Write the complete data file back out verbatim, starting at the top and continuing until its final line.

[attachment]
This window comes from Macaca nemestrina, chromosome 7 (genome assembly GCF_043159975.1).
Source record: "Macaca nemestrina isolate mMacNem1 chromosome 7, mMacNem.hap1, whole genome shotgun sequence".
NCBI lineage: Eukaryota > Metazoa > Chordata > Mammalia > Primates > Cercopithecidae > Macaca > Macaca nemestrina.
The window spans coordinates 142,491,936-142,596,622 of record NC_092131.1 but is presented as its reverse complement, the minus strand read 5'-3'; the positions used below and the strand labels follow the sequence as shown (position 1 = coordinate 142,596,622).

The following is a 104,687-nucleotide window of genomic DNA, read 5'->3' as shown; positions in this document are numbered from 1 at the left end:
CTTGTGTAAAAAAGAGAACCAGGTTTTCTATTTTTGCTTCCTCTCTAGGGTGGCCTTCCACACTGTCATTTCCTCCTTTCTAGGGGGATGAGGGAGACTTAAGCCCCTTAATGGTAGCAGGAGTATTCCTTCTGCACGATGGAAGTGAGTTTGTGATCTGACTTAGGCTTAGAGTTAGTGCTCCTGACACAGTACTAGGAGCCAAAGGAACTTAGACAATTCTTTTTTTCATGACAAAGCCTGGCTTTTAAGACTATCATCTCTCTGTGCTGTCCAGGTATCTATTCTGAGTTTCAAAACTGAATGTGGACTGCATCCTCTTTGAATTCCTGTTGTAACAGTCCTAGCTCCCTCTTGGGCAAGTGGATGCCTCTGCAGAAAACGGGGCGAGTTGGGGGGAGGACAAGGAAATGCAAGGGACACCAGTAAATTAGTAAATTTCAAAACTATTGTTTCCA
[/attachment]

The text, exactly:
This window comes from Macaca nemestrina, chromosome 7 (genome assembly GCF_043159975.1).
Source record: "Macaca nemestrina isolate mMacNem1 chromosome 7, mMacNem.hap1, whole genome shotgun sequence".
NCBI lineage: Eukaryota > Metazoa > Chordata > Mammalia > Primates > Cercopithecidae > Macaca > Macaca nemestrina.
The window spans coordinates 142,491,936-142,596,622 of record NC_092131.1 but is presented as its reverse complement, the minus strand read 5'-3'; the positions used below and the strand labels follow the sequence as shown (position 1 = coordinate 142,596,622).

The following is a 104,687-nucleotide window of genomic DNA, read 5'->3' as shown; positions in this document are numbered from 1 at the left end:
CTTGTGTAAAAAAGAGAACCAGGTTTTCTATTTTTGCTTCCTCTCTAGGGTGGCCTTCCACACTGTCATTTCCTCCTTTCTAGGGGGATGAGGGAGACTTAAGCCCCTTAATGGTAGCAGGAGTATTCCTTCTGCACGATGGAAGTGAGTTTGTGATCTGACTTAGGCTTAGAGTTAGTGCTCCTGACACAGTACTAGGAGCCAAAGGAACTTAGACAATTCTTTTTTTCATGACAAAGCCTGGCTTTTAAGACTATCATCTCTCTGTGCTGTCCAGGTATCTATTCTGAGTTTCAAAACTGAATGTGGACTGCATCCTCTTTGAATTCCTGTTGTAACAGTCCTAGCTCCCTCTTGGGCAAGTGGATGCCTCTGCAGAAAACGGGGCGAGTTGGGGGGAGGACAAGGAAATGCAAGGGACACCAGTAAATTAGTAAATTTCAAAACTATTGTTTCCA